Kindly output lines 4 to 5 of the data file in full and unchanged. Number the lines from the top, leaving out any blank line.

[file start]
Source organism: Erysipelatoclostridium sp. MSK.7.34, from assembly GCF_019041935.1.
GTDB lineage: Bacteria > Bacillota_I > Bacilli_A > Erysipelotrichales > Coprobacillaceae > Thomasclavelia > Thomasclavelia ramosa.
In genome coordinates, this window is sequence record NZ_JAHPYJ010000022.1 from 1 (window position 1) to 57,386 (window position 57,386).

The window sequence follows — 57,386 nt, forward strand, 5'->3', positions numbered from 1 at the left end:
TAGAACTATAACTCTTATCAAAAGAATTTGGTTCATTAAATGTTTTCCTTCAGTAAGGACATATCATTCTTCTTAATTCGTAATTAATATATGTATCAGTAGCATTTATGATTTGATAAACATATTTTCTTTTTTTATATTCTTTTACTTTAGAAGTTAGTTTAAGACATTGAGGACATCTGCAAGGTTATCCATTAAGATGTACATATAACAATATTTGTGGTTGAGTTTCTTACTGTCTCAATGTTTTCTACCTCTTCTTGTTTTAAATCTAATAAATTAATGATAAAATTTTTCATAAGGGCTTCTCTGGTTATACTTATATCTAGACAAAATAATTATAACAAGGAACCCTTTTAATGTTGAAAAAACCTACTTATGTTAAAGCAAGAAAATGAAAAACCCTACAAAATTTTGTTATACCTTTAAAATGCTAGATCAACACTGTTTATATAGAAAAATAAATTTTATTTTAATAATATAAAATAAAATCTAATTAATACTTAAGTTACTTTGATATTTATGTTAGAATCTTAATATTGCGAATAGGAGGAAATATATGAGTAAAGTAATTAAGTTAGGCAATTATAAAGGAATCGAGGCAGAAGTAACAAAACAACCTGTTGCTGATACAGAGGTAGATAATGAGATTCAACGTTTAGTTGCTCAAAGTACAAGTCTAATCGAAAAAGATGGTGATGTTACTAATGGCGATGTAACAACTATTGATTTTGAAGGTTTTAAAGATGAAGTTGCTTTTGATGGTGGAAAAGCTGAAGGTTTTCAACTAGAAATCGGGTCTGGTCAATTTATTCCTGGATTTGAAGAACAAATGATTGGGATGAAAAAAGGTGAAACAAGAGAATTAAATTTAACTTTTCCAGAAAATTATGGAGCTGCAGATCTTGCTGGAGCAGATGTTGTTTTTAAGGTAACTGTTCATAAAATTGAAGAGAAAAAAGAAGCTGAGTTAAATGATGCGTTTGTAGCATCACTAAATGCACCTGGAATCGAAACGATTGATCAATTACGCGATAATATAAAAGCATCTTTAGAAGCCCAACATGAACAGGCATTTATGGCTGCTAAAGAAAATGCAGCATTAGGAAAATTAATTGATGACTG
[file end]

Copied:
The window sequence follows — 57,386 nt, forward strand, 5'->3', positions numbered from 1 at the left end:
TAGAACTATAACTCTTATCAAAAGAATTTGGTTCATTAAATGTTTTCCTTCAGTAAGGACATATCATTCTTCTTAATTCGTAATTAATATATGTATCAGTAGCATTTATGATTTGATAAACATATTTTCTTTTTTTATATTCTTTTACTTTAGAAGTTAGTTTAAGACATTGAGGACATCTGCAAGGTTATCCATTAAGATGTACATATAACAATATTTGTGGTTGAGTTTCTTACTGTCTCAATGTTTTCTACCTCTTCTTGTTTTAAATCTAATAAATTAATGATAAAATTTTTCATAAGGGCTTCTCTGGTTATACTTATATCTAGACAAAATAATTATAACAAGGAACCCTTTTAATGTTGAAAAAACCTACTTATGTTAAAGCAAGAAAATGAAAAACCCTACAAAATTTTGTTATACCTTTAAAATGCTAGATCAACACTGTTTATATAGAAAAATAAATTTTATTTTAATAATATAAAATAAAATCTAATTAATACTTAAGTTACTTTGATATTTATGTTAGAATCTTAATATTGCGAATAGGAGGAAATATATGAGTAAAGTAATTAAGTTAGGCAATTATAAAGGAATCGAGGCAGAAGTAACAAAACAACCTGTTGCTGATACAGAGGTAGATAATGAGATTCAACGTTTAGTTGCTCAAAGTACAAGTCTAATCGAAAAAGATGGTGATGTTACTAATGGCGATGTAACAACTATTGATTTTGAAGGTTTTAAAGATGAAGTTGCTTTTGATGGTGGAAAAGCTGAAGGTTTTCAACTAGAAATCGGGTCTGGTCAATTTATTCCTGGATTTGAAGAACAAATGATTGGGATGAAAAAAGGTGAAACAAGAGAATTAAATTTAACTTTTCCAGAAAATTATGGAGCTGCAGATCTTGCTGGAGCAGATGTTGTTTTTAAGGTAACTGTTCATAAAATTGAAGAGAAAAAAGAAGCTGAGTTAAATGATGCGTTTGTAGCATCACTAAATGCACCTGGAATCGAAACGATTGATCAATTACGCGATAATATAAAAGCATCTTTAGAAGCCCAACATGAACAGGCATTTATGGCTGCTAAAGAAAATGCAGCATTAGGAAAATTAATTGATGACTG